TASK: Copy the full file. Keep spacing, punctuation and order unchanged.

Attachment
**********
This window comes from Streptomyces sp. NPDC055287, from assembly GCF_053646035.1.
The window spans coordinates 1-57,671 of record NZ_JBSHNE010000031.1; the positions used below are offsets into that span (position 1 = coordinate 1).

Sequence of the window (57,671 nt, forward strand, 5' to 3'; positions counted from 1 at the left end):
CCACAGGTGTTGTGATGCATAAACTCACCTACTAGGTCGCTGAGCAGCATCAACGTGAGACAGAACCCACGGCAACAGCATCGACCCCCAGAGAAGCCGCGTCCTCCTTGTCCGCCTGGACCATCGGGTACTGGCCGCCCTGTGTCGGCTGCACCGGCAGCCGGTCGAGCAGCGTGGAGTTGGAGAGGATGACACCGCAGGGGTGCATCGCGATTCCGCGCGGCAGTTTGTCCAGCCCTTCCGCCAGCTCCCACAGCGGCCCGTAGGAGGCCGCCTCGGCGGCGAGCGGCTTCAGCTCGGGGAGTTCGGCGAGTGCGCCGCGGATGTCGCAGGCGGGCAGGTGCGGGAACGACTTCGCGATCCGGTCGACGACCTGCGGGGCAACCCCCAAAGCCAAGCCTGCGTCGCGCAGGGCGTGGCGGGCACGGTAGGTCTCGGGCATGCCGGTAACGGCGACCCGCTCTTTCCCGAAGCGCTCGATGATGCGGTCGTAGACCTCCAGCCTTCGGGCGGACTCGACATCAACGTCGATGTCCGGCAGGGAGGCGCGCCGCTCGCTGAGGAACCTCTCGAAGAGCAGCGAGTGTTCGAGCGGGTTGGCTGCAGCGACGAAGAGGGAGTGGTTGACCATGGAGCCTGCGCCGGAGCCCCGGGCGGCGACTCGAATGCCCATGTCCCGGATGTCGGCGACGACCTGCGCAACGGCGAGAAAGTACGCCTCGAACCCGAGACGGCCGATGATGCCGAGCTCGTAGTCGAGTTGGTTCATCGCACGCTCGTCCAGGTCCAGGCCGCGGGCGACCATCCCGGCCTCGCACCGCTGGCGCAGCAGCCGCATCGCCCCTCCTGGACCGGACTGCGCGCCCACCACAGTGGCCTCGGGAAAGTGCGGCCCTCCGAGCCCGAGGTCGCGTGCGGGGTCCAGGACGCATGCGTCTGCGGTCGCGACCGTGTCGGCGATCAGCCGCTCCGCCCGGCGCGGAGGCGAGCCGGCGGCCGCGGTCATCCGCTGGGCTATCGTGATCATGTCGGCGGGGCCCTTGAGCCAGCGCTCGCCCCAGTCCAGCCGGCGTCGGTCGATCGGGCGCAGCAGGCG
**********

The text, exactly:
This window comes from Streptomyces sp. NPDC055287, from assembly GCF_053646035.1.
The window spans coordinates 1-57,671 of record NZ_JBSHNE010000031.1; the positions used below are offsets into that span (position 1 = coordinate 1).

Sequence of the window (57,671 nt, forward strand, 5' to 3'; positions counted from 1 at the left end):
CCACAGGTGTTGTGATGCATAAACTCACCTACTAGGTCGCTGAGCAGCATCAACGTGAGACAGAACCCACGGCAACAGCATCGACCCCCAGAGAAGCCGCGTCCTCCTTGTCCGCCTGGACCATCGGGTACTGGCCGCCCTGTGTCGGCTGCACCGGCAGCCGGTCGAGCAGCGTGGAGTTGGAGAGGATGACACCGCAGGGGTGCATCGCGATTCCGCGCGGCAGTTTGTCCAGCCCTTCCGCCAGCTCCCACAGCGGCCCGTAGGAGGCCGCCTCGGCGGCGAGCGGCTTCAGCTCGGGGAGTTCGGCGAGTGCGCCGCGGATGTCGCAGGCGGGCAGGTGCGGGAACGACTTCGCGATCCGGTCGACGACCTGCGGGGCAACCCCCAAAGCCAAGCCTGCGTCGCGCAGGGCGTGGCGGGCACGGTAGGTCTCGGGCATGCCGGTAACGGCGACCCGCTCTTTCCCGAAGCGCTCGATGATGCGGTCGTAGACCTCCAGCCTTCGGGCGGACTCGACATCAACGTCGATGTCCGGCAGGGAGGCGCGCCGCTCGCTGAGGAACCTCTCGAAGAGCAGCGAGTGTTCGAGCGGGTTGGCTGCAGCGACGAAGAGGGAGTGGTTGACCATGGAGCCTGCGCCGGAGCCCCGGGCGGCGACTCGAATGCCCATGTCCCGGATGTCGGCGACGACCTGCGCAACGGCGAGAAAGTACGCCTCGAACCCGAGACGGCCGATGATGCCGAGCTCGTAGTCGAGTTGGTTCATCGCACGCTCGTCCAGGTCCAGGCCGCGGGCGACCATCCCGGCCTCGCACCGCTGGCGCAGCAGCCGCATCGCCCCTCCTGGACCGGACTGCGCGCCCACCACAGTGGCCTCGGGAAAGTGCGGCCCTCCGAGCCCGAGGTCGCGTGCGGGGTCCAGGACGCATGCGTCTGCGGTCGCGACCGTGTCGGCGATCAGCCGCTCCGCCCGGCGCGGAGGCGAGCCGGCGGCCGCGGTCATCCGCTGGGCTATCGTGATCATGTCGGCGGGGCCCTTGAGCCAGCGCTCGCCCCAGTCCAGCCGGCGTCGGTCGATCGGGCGCAGCAGGCG